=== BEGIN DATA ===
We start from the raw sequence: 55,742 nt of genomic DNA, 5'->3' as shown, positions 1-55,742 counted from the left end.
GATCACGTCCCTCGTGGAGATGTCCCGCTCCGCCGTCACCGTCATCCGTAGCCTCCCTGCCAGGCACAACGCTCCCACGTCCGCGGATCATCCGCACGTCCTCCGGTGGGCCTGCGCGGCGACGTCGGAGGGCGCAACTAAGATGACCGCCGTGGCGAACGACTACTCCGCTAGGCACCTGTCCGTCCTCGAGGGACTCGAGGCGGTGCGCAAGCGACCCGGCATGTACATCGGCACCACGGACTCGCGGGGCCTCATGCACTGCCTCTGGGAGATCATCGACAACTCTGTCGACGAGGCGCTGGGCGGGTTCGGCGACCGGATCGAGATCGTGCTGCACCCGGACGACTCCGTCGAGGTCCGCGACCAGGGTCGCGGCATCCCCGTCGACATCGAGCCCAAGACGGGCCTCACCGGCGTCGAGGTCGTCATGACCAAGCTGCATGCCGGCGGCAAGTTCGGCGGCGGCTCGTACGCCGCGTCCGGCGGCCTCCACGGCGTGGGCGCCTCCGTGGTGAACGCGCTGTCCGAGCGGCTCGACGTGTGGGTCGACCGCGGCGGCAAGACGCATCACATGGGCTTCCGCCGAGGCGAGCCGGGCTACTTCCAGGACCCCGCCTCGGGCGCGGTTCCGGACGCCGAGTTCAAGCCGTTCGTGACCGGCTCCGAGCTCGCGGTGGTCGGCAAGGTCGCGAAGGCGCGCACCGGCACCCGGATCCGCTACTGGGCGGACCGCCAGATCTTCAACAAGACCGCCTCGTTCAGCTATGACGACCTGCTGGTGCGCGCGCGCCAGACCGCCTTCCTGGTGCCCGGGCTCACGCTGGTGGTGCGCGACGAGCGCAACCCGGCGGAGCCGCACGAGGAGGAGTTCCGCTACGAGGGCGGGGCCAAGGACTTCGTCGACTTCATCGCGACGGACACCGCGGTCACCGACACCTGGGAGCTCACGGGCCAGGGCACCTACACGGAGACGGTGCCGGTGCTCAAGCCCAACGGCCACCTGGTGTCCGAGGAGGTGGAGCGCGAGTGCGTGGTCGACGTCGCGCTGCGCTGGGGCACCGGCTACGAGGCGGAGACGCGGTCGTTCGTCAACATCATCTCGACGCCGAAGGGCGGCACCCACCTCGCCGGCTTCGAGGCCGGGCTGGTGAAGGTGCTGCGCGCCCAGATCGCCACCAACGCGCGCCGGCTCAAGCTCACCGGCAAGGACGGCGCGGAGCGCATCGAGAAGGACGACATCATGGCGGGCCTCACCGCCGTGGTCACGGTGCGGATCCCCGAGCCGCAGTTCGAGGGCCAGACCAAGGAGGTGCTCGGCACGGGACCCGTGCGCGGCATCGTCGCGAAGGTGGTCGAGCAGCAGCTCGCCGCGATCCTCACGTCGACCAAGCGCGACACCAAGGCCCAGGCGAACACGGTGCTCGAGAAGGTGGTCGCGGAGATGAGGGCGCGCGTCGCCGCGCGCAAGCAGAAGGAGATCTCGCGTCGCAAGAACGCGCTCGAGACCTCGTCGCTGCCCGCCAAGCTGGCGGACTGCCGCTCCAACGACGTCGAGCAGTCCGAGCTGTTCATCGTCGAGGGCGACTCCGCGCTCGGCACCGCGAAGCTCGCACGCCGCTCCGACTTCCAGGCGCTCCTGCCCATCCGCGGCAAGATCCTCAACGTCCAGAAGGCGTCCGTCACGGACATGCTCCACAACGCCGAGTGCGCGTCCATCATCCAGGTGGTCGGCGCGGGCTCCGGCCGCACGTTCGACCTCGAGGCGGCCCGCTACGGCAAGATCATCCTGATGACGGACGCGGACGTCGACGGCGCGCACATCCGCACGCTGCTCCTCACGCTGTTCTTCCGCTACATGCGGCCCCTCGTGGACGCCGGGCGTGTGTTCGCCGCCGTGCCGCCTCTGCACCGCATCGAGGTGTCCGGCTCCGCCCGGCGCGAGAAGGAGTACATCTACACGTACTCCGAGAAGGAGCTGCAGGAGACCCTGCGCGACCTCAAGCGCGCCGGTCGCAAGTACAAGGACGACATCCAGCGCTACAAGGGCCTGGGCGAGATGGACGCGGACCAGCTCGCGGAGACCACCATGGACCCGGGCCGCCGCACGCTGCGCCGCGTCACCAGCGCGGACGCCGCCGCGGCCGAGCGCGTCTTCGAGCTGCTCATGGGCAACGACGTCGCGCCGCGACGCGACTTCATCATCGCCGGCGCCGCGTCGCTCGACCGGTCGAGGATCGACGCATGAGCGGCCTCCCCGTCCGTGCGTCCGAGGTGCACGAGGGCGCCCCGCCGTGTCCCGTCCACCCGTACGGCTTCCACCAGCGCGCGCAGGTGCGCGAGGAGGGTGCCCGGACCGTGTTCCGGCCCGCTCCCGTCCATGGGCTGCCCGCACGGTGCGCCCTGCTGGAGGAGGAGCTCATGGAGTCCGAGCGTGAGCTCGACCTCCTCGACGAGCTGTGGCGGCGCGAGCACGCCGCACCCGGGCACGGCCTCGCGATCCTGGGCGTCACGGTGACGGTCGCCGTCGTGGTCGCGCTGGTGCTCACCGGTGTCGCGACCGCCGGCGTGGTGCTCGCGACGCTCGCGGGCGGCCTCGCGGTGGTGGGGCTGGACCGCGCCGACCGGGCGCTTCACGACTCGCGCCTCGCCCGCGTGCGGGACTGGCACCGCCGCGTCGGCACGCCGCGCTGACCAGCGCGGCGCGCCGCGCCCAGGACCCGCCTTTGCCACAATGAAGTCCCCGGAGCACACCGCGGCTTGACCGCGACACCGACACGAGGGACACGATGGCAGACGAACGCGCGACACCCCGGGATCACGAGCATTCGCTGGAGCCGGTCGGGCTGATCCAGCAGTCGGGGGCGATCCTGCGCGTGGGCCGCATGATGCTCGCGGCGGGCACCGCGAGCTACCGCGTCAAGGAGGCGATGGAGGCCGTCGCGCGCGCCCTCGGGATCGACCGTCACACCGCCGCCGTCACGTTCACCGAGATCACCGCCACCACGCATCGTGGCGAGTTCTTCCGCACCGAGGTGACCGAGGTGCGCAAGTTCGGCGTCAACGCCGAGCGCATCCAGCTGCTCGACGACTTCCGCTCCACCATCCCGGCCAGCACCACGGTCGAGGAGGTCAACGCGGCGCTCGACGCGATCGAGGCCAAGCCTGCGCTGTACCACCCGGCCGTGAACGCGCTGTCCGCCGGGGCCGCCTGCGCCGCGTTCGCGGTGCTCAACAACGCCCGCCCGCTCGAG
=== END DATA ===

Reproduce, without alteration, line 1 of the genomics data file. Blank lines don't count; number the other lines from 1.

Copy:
We start from the raw sequence: 55,742 nt of genomic DNA, 5'->3' as shown, positions 1-55,742 counted from the left end.